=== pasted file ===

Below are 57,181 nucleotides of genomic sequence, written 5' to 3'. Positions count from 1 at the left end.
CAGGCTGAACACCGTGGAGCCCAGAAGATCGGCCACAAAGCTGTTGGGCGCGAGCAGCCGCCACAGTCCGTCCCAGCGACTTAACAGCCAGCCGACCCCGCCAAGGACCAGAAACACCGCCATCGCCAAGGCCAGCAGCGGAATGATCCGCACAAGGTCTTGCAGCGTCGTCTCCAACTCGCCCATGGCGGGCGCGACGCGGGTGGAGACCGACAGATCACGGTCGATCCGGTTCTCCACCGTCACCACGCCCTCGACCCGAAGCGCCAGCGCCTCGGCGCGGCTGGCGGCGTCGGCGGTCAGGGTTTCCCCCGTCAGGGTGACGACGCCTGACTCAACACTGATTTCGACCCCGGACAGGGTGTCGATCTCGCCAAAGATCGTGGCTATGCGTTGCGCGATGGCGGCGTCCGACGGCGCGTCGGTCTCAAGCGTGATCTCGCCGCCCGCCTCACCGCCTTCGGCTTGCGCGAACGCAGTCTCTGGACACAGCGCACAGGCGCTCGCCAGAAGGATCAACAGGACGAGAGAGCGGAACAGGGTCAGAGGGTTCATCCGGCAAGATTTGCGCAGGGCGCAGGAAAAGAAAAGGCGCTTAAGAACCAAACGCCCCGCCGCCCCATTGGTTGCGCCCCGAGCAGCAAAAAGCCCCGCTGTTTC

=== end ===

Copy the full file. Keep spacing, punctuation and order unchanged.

Below are 57,181 nucleotides of genomic sequence, written 5' to 3'. Positions count from 1 at the left end.
CAGGCTGAACACCGTGGAGCCCAGAAGATCGGCCACAAAGCTGTTGGGCGCGAGCAGCCGCCACAGTCCGTCCCAGCGACTTAACAGCCAGCCGACCCCGCCAAGGACCAGAAACACCGCCATCGCCAAGGCCAGCAGCGGAATGATCCGCACAAGGTCTTGCAGCGTCGTCTCCAACTCGCCCATGGCGGGCGCGACGCGGGTGGAGACCGACAGATCACGGTCGATCCGGTTCTCCACCGTCACCACGCCCTCGACCCGAAGCGCCAGCGCCTCGGCGCGGCTGGCGGCGTCGGCGGTCAGGGTTTCCCCCGTCAGGGTGACGACGCCTGACTCAACACTGATTTCGACCCCGGACAGGGTGTCGATCTCGCCAAAGATCGTGGCTATGCGTTGCGCGATGGCGGCGTCCGACGGCGCGTCGGTCTCAAGCGTGATCTCGCCGCCCGCCTCACCGCCTTCGGCTTGCGCGAACGCAGTCTCTGGACACAGCGCACAGGCGCTCGCCAGAAGGATCAACAGGACGAGAGAGCGGAACAGGGTCAGAGGGTTCATCCGGCAAGATTTGCGCAGGGCGCAGGAAAAGAAAAGGCGCTTAAGAACCAAACGCCCCGCCGCCCCATTGGTTGCGCCCCGAGCAGCAAAAAGCCCCGCTGTTTC